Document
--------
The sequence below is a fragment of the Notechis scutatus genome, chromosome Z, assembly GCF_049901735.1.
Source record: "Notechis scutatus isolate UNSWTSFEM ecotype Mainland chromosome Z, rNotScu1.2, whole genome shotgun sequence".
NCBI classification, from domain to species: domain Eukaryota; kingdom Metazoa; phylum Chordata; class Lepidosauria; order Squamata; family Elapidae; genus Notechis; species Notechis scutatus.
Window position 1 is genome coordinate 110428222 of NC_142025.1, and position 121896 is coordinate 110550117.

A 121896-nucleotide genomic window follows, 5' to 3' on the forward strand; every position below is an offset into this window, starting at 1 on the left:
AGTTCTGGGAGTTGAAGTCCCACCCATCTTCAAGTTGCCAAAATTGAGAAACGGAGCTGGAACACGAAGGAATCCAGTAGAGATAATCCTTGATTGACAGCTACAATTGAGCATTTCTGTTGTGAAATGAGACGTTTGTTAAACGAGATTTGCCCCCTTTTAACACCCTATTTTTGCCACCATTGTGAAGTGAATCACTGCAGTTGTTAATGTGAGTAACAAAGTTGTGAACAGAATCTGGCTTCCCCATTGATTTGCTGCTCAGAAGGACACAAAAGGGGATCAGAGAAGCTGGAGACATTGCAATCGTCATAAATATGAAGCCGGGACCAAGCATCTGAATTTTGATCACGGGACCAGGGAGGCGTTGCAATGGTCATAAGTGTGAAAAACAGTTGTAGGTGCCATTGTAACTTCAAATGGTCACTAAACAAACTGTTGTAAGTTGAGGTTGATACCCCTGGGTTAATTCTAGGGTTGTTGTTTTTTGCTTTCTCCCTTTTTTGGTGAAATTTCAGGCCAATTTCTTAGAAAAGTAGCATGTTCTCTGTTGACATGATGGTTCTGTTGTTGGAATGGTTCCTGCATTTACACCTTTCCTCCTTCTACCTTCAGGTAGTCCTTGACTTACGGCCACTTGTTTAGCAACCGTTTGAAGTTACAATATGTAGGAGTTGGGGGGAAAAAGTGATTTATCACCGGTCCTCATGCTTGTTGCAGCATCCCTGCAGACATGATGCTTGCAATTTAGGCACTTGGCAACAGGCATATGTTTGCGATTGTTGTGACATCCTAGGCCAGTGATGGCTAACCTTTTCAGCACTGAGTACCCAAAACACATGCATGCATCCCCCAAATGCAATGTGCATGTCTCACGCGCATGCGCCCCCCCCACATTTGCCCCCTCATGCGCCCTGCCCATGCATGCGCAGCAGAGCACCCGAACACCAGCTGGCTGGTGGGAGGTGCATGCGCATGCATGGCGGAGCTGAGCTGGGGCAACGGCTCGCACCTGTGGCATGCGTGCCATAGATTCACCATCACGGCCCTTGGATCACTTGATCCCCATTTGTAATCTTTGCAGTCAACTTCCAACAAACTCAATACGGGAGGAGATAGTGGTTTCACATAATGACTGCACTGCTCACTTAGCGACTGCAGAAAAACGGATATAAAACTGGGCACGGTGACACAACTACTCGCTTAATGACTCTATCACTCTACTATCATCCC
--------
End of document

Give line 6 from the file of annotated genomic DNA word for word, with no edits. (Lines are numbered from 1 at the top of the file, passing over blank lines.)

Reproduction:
AGTTCTGGGAGTTGAAGTCCCACCCATCTTCAAGTTGCCAAAATTGAGAAACGGAGCTGGAACACGAAGGAATCCAGTAGAGATAATCCTTGATTGACAGCTACAATTGAGCATTTCTGTTGTGAAATGAGACGTTTGTTAAACGAGATTTGCCCCCTTTTAACACCCTATTTTTGCCACCATTGTGAAGTGAATCACTGCAGTTGTTAATGTGAGTAACAAAGTTGTGAACAGAATCTGGCTTCCCCATTGATTTGCTGCTCAGAAGGACACAAAAGGGGATCAGAGAAGCTGGAGACATTGCAATCGTCATAAATATGAAGCCGGGACCAAGCATCTGAATTTTGATCACGGGACCAGGGAGGCGTTGCAATGGTCATAAGTGTGAAAAACAGTTGTAGGTGCCATTGTAACTTCAAATGGTCACTAAACAAACTGTTGTAAGTTGAGGTTGATACCCCTGGGTTAATTCTAGGGTTGTTGTTTTTTGCTTTCTCCCTTTTTTGGTGAAATTTCAGGCCAATTTCTTAGAAAAGTAGCATGTTCTCTGTTGACATGATGGTTCTGTTGTTGGAATGGTTCCTGCATTTACACCTTTCCTCCTTCTACCTTCAGGTAGTCCTTGACTTACGGCCACTTGTTTAGCAACCGTTTGAAGTTACAATATGTAGGAGTTGGGGGGAAAAAGTGATTTATCACCGGTCCTCATGCTTGTTGCAGCATCCCTGCAGACATGATGCTTGCAATTTAGGCACTTGGCAACAGGCATATGTTTGCGATTGTTGTGACATCCTAGGCCAGTGATGGCTAACCTTTTCAGCACTGAGTACCCAAAACACATGCATGCATCCCCCAAATGCAATGTGCATGTCTCACGCGCATGCGCCCCCCCCACATTTGCCCCCTCATGCGCCCTGCCCATGCATGCGCAGCAGAGCACCCGAACACCAGCTGGCTGGTGGGAGGTGCATGCGCATGCATGGCGGAGCTGAGCTGGGGCAACGGCTCGCACCTGTGGCATGCGTGCCATAGATTCACCATCACGGCCCTTGGATCACTTGATCCCCATTTGTAATCTTTGCAGTCAACTTCCAACAAACTCAATACGGGAGGAGATAGTGGTTTCACATAATGACTGCACTGCTCACTTAGCGACTGCAGAAAAACGGATATAAAACTGGGCACGGTGACACAACTACTCGCTTAATGACTCTATCACTCTACTATCATCCC